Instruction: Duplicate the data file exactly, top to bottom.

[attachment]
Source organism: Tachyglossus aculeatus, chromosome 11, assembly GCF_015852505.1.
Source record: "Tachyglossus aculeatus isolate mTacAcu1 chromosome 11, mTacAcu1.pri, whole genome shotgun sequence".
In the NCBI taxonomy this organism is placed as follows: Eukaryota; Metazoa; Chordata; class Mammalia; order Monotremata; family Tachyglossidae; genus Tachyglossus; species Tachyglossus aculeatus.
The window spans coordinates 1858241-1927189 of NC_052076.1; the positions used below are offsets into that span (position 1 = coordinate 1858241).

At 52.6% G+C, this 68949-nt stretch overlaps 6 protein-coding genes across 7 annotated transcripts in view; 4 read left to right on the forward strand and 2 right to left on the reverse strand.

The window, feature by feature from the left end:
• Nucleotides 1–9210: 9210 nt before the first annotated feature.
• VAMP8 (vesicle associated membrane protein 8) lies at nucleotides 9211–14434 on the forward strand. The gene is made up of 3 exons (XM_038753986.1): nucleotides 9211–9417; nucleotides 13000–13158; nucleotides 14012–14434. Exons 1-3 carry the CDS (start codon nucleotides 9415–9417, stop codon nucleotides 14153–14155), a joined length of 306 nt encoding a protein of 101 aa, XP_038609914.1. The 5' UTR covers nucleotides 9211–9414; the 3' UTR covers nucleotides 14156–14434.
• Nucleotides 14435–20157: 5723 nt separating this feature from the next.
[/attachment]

Source organism: Tachyglossus aculeatus, chromosome 11, assembly GCF_015852505.1.
Source record: "Tachyglossus aculeatus isolate mTacAcu1 chromosome 11, mTacAcu1.pri, whole genome shotgun sequence".
In the NCBI taxonomy this organism is placed as follows: Eukaryota; Metazoa; Chordata; class Mammalia; order Monotremata; family Tachyglossidae; genus Tachyglossus; species Tachyglossus aculeatus.
The window spans coordinates 1858241-1927189 of NC_052076.1; the positions used below are offsets into that span (position 1 = coordinate 1858241).

At 52.6% G+C, this 68949-nt stretch overlaps 6 protein-coding genes across 7 annotated transcripts in view; 4 read left to right on the forward strand and 2 right to left on the reverse strand.

The window, feature by feature from the left end:
• Nucleotides 1–9210: 9210 nt before the first annotated feature.
• VAMP8 (vesicle associated membrane protein 8) lies at nucleotides 9211–14434 on the forward strand. The gene is made up of 3 exons (XM_038753986.1): nucleotides 9211–9417; nucleotides 13000–13158; nucleotides 14012–14434. Exons 1-3 carry the CDS (start codon nucleotides 9415–9417, stop codon nucleotides 14153–14155), a joined length of 306 nt encoding a protein of 101 aa, XP_038609914.1. The 5' UTR covers nucleotides 9211–9414; the 3' UTR covers nucleotides 14156–14434.
• Nucleotides 14435–20157: 5723 nt separating this feature from the next.